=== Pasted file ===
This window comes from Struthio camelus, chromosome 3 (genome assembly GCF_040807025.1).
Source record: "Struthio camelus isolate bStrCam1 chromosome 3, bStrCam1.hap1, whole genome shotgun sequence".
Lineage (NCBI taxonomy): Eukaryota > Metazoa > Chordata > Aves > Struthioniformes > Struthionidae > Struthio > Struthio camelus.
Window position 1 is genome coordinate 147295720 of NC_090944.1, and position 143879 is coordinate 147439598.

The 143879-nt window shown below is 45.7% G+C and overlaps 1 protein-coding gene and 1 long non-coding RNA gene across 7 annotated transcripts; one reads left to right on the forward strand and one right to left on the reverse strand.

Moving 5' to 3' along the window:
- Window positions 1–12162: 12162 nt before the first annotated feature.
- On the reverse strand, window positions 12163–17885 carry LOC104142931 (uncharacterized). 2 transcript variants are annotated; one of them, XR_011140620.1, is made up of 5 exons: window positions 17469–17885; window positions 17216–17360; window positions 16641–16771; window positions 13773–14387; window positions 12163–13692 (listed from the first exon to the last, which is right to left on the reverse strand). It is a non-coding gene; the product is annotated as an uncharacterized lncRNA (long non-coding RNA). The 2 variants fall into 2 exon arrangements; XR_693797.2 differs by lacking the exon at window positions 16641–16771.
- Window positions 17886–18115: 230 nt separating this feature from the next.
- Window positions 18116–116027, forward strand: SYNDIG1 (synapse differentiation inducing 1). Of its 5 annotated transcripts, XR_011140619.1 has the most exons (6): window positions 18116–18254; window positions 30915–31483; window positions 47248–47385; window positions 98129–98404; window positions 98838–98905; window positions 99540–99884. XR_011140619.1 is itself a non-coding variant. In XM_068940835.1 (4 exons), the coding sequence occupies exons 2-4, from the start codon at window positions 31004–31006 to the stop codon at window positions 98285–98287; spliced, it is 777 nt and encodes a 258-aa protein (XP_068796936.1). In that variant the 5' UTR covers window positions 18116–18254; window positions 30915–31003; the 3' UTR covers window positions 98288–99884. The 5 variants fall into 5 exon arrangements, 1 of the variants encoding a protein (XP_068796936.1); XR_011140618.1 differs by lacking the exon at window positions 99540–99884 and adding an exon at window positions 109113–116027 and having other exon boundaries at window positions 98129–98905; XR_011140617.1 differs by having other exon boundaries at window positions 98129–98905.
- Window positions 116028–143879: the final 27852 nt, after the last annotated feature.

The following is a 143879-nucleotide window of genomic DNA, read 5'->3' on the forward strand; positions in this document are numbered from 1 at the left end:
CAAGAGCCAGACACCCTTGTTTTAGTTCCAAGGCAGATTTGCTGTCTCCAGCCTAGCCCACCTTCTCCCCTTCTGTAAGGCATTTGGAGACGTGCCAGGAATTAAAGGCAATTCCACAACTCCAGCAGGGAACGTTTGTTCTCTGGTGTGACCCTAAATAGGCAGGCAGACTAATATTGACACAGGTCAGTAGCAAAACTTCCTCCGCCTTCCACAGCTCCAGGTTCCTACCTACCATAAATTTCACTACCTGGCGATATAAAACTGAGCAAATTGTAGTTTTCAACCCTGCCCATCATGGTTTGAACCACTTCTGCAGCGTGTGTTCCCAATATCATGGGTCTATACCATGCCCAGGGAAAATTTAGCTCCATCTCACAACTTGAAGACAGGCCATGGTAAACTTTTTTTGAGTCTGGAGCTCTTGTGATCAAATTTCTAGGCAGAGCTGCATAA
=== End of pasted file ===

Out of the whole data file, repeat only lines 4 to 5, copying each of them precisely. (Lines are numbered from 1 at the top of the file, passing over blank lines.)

Window position 1 is genome coordinate 147295720 of NC_090944.1, and position 143879 is coordinate 147439598.

The 143879-nt window shown below is 45.7% G+C and overlaps 1 protein-coding gene and 1 long non-coding RNA gene across 7 annotated transcripts; one reads left to right on the forward strand and one right to left on the reverse strand.